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Changemakers - Sean Linkson

30 July 2012 at 10:32 am
Staff Reporter
Sean Linkson, Co-Founder and Executive Director of The Pinnacle Foundation, is profiled in Changemakers - a regular column which examines inspiring people and their careers in the Not for Profit sector.

Staff Reporter | 30 July 2012 at 10:32 am


Changemakers - Sean Linkson
30 July 2012 at 10:32 am

Sean Linkson, Co-Founder and Executive Director of The Pinnacle Foundation, is profiled in Changemakers – a regular column which examines inspiring people and their careers in the Not for Profit sector.

The Pinnacle Foundation was started three years ago to provide scholarships and mentors to young people (16-24) who are disadvantaged or marginalised because of their sexuality or gender identity. There’s a whole generation of LGBTIQ (Lesbian, Gay, Bisexual, Transgender, Intersex and Questioning) teenagers and young adults that really struggle to come to terms with who they are.

Many face horrific discrimination and abuse and are often ostracised by family and community. Self-harm and suicide is very prevalent among this group.

The Pinnacle Foundation provide financial support to fulfil educational and vocational aspirations and match each scholar with an experienced mentor, usually an expert in the student’s field of study.

In three years they’ve funded 25 Scholars and have provided nearly $140,000 in grants. They are a national Not for Profit run entirely by volunteers, with all except for one working in busy, full-time jobs.

What are you currently working on in the organisation?

At this time of year we have our major communication program in full swing – getting the message out to all corners of Australia, both city and rural, to tell young people that this kind of help is available.
We rely heavily on communicating through youth and community networks, as well as schools, universities, government agencies and our corporate partners. We’re busy organising events all over the country to introduce our work. We are thrilled at being supported by some big companies like Accenture, NAB and Freehills who see us playing a big part in their diversity initiatives. Nurturing these relationships is very rewarding but time consuming when relying on volunteers. Of course fundraising is the BIG job that never goes away. We rely purely on community donations so the effort needs to be constant.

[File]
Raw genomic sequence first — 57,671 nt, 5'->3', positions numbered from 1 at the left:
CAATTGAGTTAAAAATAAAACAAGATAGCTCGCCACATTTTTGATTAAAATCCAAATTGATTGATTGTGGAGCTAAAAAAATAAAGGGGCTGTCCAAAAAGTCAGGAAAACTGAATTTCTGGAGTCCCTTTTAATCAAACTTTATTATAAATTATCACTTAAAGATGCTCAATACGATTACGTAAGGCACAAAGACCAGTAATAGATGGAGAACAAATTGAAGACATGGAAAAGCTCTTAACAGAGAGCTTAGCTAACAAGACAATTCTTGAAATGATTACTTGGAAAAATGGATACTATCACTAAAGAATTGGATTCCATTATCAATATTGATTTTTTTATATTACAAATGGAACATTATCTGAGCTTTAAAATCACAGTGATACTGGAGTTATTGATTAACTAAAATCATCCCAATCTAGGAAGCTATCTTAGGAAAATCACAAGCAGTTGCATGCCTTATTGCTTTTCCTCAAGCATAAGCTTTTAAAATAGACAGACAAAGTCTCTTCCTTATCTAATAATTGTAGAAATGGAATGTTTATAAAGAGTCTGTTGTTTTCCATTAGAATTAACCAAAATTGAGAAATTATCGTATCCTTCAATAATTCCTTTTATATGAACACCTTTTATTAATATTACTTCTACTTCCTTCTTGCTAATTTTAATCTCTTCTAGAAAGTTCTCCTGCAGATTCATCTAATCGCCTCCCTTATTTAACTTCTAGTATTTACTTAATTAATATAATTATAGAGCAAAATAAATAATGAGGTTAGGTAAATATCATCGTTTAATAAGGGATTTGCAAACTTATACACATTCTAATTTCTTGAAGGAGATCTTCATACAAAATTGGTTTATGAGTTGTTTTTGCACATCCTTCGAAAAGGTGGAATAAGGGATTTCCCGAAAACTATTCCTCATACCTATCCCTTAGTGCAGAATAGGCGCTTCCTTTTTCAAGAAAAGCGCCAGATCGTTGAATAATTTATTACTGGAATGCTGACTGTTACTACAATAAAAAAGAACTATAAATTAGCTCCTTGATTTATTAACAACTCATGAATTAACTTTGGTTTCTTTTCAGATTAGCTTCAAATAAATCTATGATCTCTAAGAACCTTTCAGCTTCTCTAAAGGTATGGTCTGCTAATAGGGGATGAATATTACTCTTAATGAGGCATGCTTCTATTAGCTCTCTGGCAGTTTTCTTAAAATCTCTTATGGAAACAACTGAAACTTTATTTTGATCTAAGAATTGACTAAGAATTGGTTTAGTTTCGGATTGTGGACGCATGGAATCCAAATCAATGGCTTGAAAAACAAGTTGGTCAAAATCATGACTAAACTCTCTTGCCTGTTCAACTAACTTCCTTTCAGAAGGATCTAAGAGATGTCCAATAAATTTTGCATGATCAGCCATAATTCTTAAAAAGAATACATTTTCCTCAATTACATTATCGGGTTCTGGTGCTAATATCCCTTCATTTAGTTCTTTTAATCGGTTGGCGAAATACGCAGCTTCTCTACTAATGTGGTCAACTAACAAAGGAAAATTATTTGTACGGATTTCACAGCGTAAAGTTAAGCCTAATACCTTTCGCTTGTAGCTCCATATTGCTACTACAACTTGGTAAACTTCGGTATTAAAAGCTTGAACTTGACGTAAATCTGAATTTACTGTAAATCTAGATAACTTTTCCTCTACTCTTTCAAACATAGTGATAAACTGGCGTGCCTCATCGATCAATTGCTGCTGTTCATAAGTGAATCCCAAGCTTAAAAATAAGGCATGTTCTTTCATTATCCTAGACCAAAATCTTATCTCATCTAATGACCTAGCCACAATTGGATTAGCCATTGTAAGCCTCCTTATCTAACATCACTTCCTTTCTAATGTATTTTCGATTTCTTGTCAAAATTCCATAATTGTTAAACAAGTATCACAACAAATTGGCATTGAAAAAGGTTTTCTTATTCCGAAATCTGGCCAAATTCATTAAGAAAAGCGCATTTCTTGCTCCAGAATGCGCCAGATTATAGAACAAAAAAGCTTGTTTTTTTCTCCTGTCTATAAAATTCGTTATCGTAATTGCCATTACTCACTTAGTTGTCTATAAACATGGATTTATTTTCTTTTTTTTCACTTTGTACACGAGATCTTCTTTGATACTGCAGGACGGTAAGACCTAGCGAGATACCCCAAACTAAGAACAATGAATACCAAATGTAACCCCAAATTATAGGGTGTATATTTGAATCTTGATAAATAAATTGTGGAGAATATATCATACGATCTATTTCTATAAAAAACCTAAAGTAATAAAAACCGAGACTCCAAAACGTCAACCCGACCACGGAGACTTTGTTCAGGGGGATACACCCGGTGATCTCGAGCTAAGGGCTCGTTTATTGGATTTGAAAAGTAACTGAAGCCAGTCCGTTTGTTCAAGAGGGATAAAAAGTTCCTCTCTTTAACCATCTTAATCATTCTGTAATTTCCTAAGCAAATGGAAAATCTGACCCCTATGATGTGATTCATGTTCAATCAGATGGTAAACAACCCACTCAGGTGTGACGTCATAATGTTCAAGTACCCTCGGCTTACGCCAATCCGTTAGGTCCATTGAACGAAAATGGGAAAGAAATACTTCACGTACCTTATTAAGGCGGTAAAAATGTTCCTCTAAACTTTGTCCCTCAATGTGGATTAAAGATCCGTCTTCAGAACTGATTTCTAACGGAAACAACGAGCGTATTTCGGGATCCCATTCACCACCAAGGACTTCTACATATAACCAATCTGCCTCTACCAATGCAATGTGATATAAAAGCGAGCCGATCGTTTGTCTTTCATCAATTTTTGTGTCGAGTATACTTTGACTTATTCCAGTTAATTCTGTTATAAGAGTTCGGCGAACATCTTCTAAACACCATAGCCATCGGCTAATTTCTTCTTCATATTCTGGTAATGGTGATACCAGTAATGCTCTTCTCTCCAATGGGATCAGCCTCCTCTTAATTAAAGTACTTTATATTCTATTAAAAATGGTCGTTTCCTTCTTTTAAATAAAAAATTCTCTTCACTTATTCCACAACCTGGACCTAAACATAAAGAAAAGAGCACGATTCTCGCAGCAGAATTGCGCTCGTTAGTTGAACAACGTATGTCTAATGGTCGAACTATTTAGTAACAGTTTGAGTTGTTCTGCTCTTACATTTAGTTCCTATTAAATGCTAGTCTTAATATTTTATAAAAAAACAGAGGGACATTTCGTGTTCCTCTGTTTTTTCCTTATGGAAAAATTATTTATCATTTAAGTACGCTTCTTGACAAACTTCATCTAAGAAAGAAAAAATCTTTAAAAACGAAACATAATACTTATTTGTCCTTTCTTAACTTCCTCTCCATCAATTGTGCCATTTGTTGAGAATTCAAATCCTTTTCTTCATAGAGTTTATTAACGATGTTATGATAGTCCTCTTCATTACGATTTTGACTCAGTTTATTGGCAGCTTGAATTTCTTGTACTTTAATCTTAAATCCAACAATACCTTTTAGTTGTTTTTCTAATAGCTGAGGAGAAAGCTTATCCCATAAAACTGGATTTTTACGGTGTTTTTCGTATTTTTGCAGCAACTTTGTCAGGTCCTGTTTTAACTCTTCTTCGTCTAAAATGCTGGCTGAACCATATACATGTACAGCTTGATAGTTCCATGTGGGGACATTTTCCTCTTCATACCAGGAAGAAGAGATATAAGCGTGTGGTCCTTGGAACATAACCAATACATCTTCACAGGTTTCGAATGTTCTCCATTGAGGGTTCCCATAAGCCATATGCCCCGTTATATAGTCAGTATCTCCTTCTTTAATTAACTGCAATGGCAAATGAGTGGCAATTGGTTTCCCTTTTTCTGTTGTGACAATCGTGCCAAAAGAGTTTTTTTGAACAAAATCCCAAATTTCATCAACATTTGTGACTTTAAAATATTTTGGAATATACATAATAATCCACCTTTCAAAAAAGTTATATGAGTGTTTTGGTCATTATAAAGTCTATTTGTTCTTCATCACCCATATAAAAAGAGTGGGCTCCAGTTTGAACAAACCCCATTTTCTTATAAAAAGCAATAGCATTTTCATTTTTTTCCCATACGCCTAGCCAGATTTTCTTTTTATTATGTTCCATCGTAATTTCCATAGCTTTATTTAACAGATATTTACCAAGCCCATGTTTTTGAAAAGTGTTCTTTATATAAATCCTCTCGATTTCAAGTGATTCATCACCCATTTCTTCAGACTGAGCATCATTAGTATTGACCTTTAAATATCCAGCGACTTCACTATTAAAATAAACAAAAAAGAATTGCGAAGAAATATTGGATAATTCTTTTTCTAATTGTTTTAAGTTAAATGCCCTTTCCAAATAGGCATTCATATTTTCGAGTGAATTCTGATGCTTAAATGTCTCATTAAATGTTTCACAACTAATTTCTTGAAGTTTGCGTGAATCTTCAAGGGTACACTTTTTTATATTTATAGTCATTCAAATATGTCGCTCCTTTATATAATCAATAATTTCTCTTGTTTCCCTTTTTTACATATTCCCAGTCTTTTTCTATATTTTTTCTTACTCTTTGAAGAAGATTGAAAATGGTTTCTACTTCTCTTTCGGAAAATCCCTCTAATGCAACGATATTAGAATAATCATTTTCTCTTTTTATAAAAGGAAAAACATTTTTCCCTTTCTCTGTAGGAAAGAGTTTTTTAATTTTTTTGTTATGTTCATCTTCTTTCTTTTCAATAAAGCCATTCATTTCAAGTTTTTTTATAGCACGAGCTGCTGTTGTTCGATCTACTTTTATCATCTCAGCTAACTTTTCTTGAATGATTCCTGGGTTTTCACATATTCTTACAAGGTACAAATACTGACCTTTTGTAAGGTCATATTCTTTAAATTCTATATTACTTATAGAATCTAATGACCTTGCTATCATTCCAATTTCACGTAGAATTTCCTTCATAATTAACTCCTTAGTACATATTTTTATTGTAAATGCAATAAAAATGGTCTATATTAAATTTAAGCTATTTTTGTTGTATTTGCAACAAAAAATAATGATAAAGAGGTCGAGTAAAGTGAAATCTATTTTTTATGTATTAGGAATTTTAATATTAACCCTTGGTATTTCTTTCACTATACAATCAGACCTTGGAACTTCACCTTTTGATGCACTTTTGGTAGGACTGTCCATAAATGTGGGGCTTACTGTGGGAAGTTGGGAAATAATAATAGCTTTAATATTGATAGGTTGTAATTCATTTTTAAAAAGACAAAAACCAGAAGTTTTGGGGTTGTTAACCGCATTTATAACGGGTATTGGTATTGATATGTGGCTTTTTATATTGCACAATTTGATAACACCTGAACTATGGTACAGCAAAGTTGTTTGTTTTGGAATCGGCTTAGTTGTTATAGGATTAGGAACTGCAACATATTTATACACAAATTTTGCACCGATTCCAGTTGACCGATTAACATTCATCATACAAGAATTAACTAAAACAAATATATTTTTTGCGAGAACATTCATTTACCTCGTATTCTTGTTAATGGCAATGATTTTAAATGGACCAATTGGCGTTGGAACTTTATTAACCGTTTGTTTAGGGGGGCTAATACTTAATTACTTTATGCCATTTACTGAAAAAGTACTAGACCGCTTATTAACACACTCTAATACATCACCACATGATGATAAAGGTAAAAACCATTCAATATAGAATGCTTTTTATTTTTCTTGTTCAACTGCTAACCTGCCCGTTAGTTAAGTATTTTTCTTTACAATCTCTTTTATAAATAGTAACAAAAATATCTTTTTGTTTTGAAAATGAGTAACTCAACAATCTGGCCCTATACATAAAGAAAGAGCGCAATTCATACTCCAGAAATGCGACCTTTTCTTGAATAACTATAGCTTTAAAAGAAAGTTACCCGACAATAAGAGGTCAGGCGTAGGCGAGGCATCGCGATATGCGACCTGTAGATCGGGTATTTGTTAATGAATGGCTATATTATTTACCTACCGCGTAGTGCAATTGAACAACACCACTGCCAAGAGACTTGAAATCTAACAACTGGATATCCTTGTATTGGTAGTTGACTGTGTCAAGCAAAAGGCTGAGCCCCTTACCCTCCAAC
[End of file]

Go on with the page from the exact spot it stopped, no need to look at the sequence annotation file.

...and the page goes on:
What drew you to the Not for Profit sector?

As far as Pinnacle is concerned, that’s easy to answer – a desperate need in our community that was not being met.

How long have you been working in the Not for Profit sector?

All my involvement in NFPs has been part-time and remains so today. About eight years ago my partner and I got involved in The Hunger Project, in my view an organisation that offers the best chance we have of ending world hunger. Creating a sustainable future for the world’s most impoverished through the empowerment of women grabbed my head, heart and wallet! I sat on the NSW Development Board for THP until my Pinnacle obligations started to ramp up.

I’m always being asked …

“How do you hold down a full-time job and get time to run Pinnacle?” My answer is simple – Pinnacle’s board and volunteers are amazing, and we all share the load. Plus as long as I meet budget in my day job, the boss is happy.

School taught me …

How lucky I was to come from a supportive and loving family that valued education. So many young people don’t have that good fortune.

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